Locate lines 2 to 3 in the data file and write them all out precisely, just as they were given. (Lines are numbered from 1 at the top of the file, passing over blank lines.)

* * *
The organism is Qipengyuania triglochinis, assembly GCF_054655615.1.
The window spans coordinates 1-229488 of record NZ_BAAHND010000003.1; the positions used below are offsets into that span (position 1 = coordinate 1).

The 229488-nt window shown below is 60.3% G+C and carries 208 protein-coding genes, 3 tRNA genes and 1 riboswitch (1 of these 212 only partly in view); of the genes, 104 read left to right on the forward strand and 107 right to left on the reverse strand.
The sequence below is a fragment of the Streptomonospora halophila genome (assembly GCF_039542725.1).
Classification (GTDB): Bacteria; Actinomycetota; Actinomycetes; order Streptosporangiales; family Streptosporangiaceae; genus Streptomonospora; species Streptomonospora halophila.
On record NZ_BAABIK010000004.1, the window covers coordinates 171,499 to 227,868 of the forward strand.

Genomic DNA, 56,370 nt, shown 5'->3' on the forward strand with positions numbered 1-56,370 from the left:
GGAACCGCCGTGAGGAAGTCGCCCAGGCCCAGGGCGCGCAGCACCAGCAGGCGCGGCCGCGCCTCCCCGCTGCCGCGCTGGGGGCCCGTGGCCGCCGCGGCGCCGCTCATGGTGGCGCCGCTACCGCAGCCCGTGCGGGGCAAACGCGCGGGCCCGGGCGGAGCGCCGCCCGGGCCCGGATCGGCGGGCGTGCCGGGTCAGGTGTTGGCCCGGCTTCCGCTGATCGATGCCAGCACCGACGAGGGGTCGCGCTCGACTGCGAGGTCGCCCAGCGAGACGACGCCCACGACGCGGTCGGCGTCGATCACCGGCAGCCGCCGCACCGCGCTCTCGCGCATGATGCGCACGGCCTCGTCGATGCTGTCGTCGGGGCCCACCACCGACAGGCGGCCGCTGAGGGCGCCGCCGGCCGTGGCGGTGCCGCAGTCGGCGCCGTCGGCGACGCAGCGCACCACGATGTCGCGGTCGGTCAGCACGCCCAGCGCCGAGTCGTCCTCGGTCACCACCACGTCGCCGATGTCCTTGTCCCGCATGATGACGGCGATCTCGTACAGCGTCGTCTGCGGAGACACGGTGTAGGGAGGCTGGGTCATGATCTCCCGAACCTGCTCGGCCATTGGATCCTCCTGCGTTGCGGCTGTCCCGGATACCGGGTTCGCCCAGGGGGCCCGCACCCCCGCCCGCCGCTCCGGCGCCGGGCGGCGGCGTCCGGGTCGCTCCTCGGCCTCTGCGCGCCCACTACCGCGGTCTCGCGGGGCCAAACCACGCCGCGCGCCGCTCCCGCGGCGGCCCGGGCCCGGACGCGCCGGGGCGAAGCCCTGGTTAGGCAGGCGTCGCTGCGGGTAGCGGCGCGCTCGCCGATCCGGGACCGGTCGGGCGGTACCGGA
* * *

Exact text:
The window spans coordinates 1-229488 of record NZ_BAAHND010000003.1; the positions used below are offsets into that span (position 1 = coordinate 1).

The 229488-nt window shown below is 60.3% G+C and carries 208 protein-coding genes, 3 tRNA genes and 1 riboswitch (1 of these 212 only partly in view); of the genes, 104 read left to right on the forward strand and 107 right to left on the reverse strand.